A community for students.
Here's the question you clicked on:
 0 viewing
anonymous
 4 years ago
You are in a gameshow. You were showed ten boxes. One of the boxes contains money; the rest are empty. You are then asked to select three boxes. After doing so, you are asked to choose one of the three boxes you chose. Then, one of the two boxes you didn't choose was opened and revealed empty. You are then given a chance to switch to the other box or not. What do you do?
anonymous
 4 years ago
You are in a gameshow. You were showed ten boxes. One of the boxes contains money; the rest are empty. You are then asked to select three boxes. After doing so, you are asked to choose one of the three boxes you chose. Then, one of the two boxes you didn't choose was opened and revealed empty. You are then given a chance to switch to the other box or not. What do you do?

This Question is Closed

anonymous
 4 years ago
Best ResponseYou've already chosen the best response.0the answer is always to switch, but i dont understand why....

anonymous
 4 years ago
Best ResponseYou've already chosen the best response.0i don't think it's monty hall

anonymous
 4 years ago
Best ResponseYou've already chosen the best response.0because in that principle.. one is guarranteed to have a prize,,,in this case...it's not

anonymous
 4 years ago
Best ResponseYou've already chosen the best response.0so it's not monty hall right?

anonymous
 4 years ago
Best ResponseYou've already chosen the best response.0yes. one of the door has a guaranteed prize

anonymous
 4 years ago
Best ResponseYou've already chosen the best response.0in this case, there is a chance all three boxes don't have prizes

anonymous
 4 years ago
Best ResponseYou've already chosen the best response.0so how is it applicable?

anonymous
 4 years ago
Best ResponseYou've already chosen the best response.0same principle. increased information.

anonymous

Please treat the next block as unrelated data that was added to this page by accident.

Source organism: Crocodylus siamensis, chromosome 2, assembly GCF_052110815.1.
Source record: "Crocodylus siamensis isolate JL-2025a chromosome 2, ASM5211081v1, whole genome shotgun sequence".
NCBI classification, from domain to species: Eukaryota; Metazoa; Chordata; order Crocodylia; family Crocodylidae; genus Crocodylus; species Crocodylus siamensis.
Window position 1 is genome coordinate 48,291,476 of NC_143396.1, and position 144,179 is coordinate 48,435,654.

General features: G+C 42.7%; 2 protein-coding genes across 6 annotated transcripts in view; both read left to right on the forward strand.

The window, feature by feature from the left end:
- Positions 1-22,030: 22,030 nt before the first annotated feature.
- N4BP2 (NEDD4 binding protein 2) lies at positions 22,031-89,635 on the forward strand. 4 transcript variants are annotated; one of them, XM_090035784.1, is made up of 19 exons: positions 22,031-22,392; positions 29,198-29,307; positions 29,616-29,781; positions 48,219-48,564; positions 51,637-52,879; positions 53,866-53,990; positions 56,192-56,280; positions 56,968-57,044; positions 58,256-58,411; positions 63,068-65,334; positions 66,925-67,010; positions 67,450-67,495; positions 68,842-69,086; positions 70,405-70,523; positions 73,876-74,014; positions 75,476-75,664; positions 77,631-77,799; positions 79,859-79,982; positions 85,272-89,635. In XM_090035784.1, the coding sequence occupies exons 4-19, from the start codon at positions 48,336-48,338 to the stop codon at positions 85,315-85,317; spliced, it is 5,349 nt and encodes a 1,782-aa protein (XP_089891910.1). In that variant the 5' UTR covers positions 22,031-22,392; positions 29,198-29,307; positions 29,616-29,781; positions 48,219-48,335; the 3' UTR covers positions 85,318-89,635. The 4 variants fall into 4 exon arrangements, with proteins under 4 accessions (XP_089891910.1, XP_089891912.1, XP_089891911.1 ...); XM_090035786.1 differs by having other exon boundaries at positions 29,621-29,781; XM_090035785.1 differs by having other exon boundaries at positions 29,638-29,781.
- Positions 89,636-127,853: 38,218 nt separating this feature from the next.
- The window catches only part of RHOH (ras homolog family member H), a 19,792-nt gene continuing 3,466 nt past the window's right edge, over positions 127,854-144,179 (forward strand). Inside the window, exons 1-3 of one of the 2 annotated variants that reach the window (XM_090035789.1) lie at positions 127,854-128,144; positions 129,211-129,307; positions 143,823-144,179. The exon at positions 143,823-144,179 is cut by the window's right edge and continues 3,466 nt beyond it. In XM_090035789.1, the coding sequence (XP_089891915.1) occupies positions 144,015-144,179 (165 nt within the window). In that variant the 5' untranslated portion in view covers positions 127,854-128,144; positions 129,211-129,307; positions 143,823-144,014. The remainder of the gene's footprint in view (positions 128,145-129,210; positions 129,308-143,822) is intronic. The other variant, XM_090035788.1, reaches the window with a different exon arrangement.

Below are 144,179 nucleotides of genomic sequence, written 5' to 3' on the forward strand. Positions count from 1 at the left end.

4 years ago
Best ResponseYou've already chosen the best response.0your odds of winning go up...

anonymous
 4 years ago
Best ResponseYou've already chosen the best response.0can it be proven mathematically?

anonymous
 4 years ago
Best ResponseYou've already chosen the best response.0I think it is, on that wiki page.

anonymous
 4 years ago
Best ResponseYou've already chosen the best response.0that wiki page demonstrates one prize two not

anonymous
 4 years ago
Best ResponseYou've already chosen the best response.0different from this situation wherein there are ten boxes

anonymous
 4 years ago
Best ResponseYou've already chosen the best response.0i also know it's not monty hall because according to that principle..the answer should be switch. but the answer to this one is to not switch

anonymous
 4 years ago
Best ResponseYou've already chosen the best response.0i just cant figure out how
Ask your own question
Sign UpFind more explanations on OpenStudy
Your question is ready. Sign up for free to start getting answers.
spraguer
(Moderator)
5
→ View Detailed Profile
is replying to Can someone tell me what button the professor is hitting...
23
 Teamwork 19 Teammate
 Problem Solving 19 Hero
 Engagement 19 Mad Hatter
 You have blocked this person.
 ✔ You're a fan Checking fan status...
Thanks for being so helpful in mathematics. If you are getting quality help, make sure you spread the word about OpenStudy.